WORCESTER Cathedral is set to close over the weekend for a major emergency service training exercise.

On Sunday, November 6, Hereford and Worcester Fire and Rescue Service will be carrying out one of its biggest training exercises in recent years, using the Cathedral as a venue. 

The fire service will be planning a dry run of a portable, high-volume water pump which will draw water from the River Severn up to the Cathedral. 

The Cathedral will be closed for general visiting on this day, but services (at 8am, 10.30am, 4pm and 6.30pm) will take place as normal. 

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Adrian Farmer, district commander of HWFRS’ South District, said: “Around 10 fire engines and crews from Worcester, Pershore, Malvern, Upton-upon-Severn, Evesham, Pebworth and Broadway Fire Stations will be taking part in the exercise.”

“Careful planning means that our emergency fire and rescue response capabilities will remain at normal levels throughout the day for the safety of all communities in Herefordshire and Worcestershire.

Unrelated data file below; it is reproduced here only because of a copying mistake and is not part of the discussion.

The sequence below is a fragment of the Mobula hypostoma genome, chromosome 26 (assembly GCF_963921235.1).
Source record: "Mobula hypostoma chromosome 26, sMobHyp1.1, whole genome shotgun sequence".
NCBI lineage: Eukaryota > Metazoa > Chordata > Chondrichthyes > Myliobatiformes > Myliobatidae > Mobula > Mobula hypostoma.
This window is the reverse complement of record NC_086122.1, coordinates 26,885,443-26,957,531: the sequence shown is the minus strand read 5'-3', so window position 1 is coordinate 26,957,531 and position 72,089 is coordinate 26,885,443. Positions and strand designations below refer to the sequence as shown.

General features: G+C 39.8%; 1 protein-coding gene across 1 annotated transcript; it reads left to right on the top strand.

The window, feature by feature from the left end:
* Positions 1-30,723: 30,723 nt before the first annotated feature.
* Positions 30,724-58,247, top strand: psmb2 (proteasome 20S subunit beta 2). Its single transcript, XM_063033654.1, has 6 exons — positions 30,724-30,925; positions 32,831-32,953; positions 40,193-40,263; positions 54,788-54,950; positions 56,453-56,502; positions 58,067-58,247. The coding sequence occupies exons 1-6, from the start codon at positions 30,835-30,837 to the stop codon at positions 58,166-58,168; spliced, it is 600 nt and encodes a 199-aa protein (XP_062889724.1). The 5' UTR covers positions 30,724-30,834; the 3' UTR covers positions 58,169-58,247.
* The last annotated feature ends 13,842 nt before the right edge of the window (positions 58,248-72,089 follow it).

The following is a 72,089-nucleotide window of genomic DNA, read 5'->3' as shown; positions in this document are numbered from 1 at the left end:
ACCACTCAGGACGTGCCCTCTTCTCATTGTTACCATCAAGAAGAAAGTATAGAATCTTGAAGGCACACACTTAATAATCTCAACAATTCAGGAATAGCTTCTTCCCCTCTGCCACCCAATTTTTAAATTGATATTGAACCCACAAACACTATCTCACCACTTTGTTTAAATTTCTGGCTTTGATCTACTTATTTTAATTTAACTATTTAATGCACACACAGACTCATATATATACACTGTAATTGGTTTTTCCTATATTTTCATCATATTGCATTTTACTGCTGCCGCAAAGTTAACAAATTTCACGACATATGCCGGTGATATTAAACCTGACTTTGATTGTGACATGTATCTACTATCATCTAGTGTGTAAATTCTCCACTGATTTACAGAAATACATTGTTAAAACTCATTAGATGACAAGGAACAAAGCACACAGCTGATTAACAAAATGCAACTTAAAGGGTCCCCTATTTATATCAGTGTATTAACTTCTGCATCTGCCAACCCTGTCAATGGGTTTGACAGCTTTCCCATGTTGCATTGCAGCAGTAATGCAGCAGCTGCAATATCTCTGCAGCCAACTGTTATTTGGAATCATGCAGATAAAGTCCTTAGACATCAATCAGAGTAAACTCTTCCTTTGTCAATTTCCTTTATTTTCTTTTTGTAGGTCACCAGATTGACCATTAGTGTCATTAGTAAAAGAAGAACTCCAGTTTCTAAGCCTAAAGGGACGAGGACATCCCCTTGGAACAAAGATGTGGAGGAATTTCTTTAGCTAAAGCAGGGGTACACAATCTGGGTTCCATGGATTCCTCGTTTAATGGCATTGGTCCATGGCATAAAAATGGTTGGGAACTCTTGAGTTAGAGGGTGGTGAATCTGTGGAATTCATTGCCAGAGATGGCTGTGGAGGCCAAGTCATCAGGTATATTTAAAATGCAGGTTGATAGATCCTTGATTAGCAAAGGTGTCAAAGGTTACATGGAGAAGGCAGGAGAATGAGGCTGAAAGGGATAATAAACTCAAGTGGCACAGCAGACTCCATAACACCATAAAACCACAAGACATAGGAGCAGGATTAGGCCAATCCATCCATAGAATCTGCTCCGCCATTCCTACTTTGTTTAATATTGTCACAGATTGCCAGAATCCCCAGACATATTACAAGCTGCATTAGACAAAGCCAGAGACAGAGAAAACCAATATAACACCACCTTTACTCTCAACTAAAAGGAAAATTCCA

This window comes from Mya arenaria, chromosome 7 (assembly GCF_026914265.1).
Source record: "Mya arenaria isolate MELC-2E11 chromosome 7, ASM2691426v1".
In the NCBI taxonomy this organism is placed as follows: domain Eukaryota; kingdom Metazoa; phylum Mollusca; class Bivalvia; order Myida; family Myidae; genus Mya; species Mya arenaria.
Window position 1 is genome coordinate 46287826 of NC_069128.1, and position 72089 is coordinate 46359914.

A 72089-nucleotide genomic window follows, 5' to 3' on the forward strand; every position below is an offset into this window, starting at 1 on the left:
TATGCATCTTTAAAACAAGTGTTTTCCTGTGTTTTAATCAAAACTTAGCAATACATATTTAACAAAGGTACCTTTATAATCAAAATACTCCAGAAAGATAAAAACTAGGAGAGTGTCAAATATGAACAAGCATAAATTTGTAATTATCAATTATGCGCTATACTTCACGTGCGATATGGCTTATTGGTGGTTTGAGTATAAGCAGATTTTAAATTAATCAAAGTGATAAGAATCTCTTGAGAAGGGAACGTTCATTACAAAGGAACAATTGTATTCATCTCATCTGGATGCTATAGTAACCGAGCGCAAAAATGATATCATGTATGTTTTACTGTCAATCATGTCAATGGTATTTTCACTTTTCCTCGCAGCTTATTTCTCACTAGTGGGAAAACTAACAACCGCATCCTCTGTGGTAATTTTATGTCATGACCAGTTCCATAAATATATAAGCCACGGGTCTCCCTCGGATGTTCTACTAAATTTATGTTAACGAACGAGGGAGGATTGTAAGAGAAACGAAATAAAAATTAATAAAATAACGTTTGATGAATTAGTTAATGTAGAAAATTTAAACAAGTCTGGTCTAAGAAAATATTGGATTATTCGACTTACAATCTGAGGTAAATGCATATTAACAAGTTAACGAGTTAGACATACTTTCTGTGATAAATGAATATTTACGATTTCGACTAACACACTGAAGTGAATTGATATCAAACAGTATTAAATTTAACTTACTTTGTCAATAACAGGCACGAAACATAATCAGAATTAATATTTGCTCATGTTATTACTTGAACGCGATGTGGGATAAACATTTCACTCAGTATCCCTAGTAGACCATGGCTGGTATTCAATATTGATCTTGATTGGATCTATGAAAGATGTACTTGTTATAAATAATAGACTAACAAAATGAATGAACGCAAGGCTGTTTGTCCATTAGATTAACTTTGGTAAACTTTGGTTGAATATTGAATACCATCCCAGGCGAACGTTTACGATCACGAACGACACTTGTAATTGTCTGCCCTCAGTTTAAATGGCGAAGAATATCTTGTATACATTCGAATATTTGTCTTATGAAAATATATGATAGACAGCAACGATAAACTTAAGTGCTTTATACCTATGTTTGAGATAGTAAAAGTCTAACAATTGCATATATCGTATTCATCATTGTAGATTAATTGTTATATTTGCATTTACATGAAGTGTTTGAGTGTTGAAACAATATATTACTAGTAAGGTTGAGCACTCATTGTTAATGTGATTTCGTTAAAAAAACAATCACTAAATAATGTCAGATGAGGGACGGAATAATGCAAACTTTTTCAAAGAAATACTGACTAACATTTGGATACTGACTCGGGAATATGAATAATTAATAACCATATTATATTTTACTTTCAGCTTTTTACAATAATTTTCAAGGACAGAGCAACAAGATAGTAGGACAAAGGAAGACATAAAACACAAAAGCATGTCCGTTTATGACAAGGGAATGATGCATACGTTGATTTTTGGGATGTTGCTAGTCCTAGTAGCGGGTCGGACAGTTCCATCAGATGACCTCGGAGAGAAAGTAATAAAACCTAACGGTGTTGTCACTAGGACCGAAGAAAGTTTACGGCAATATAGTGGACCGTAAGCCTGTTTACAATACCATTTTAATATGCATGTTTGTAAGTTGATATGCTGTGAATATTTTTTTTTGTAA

“People visiting the city of Worcester on November 6 should, however, be aware that there will be some road closures and local traffic disruption while the exercise is taking place.”

Hereford and Worcester Fire and Rescue Service will also help the Cathedral in actioning its salvage plan in the event of a major incident.

As one of the biggest and most historic major landmarks in Worcestershire, necessary planning for major incidents is essential.

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The very reverend Peter Atkinson, dean of Worcester, said: “It is very important for historic landmarks like the Cathedral to be prepared for all eventualities.

"The Cathedral and its famous Library house very important books and archives (some of them Saxon), as well as other historic artefacts, portraits, and monuments (including two royal tombs).

“It is obviously our hope that the training carried out as part of this exercise will never need to be put into practice, but it is equally important that we prepare for any such incidents and ensure that we protect our visitors, staff and the important historical items in our care.

“We are extremely happy to provide a venue to assist the fire service in its training in the use of the high-volume water pumps, as the closest major building to the River Severn, which could one day prove vital should a major incident occur.”